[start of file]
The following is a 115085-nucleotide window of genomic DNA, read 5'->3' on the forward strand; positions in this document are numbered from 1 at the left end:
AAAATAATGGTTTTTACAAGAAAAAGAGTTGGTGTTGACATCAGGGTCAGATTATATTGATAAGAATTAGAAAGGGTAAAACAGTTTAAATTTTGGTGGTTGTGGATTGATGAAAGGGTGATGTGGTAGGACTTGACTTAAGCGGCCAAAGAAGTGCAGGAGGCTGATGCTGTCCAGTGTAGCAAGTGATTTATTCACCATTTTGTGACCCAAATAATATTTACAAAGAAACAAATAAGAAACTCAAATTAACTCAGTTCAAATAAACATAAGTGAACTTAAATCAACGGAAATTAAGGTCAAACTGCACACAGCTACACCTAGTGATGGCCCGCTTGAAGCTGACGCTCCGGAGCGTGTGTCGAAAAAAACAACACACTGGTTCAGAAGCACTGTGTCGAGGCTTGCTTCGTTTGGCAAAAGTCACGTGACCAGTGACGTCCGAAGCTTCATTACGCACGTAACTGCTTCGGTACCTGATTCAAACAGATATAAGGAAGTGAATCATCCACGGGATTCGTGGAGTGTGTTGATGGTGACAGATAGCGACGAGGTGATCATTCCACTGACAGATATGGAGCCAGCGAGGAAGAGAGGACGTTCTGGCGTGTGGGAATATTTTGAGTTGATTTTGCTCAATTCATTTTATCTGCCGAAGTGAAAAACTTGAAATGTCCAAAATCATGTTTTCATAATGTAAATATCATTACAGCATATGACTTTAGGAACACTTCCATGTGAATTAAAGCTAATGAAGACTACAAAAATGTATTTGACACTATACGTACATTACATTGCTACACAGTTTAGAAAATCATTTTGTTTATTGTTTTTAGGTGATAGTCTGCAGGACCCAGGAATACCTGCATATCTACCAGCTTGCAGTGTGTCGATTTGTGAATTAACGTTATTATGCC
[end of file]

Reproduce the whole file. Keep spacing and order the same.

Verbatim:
The following is a 115085-nucleotide window of genomic DNA, read 5'->3' on the forward strand; positions in this document are numbered from 1 at the left end:
AAAATAATGGTTTTTACAAGAAAAAGAGTTGGTGTTGACATCAGGGTCAGATTATATTGATAAGAATTAGAAAGGGTAAAACAGTTTAAATTTTGGTGGTTGTGGATTGATGAAAGGGTGATGTGGTAGGACTTGACTTAAGCGGCCAAAGAAGTGCAGGAGGCTGATGCTGTCCAGTGTAGCAAGTGATTTATTCACCATTTTGTGACCCAAATAATATTTACAAAGAAACAAATAAGAAACTCAAATTAACTCAGTTCAAATAAACATAAGTGAACTTAAATCAACGGAAATTAAGGTCAAACTGCACACAGCTACACCTAGTGATGGCCCGCTTGAAGCTGACGCTCCGGAGCGTGTGTCGAAAAAAACAACACACTGGTTCAGAAGCACTGTGTCGAGGCTTGCTTCGTTTGGCAAAAGTCACGTGACCAGTGACGTCCGAAGCTTCATTACGCACGTAACTGCTTCGGTACCTGATTCAAACAGATATAAGGAAGTGAATCATCCACGGGATTCGTGGAGTGTGTTGATGGTGACAGATAGCGACGAGGTGATCATTCCACTGACAGATATGGAGCCAGCGAGGAAGAGAGGACGTTCTGGCGTGTGGGAATATTTTGAGTTGATTTTGCTCAATTCATTTTATCTGCCGAAGTGAAAAACTTGAAATGTCCAAAATCATGTTTTCATAATGTAAATATCATTACAGCATATGACTTTAGGAACACTTCCATGTGAATTAAAGCTAATGAAGACTACAAAAATGTATTTGACACTATACGTACATTACATTGCTACACAGTTTAGAAAATCATTTTGTTTATTGTTTTTAGGTGATAGTCTGCAGGACCCAGGAATACCTGCATATCTACCAGCTTGCAGTGTGTCGATTTGTGAATTAACGTTATTATGCC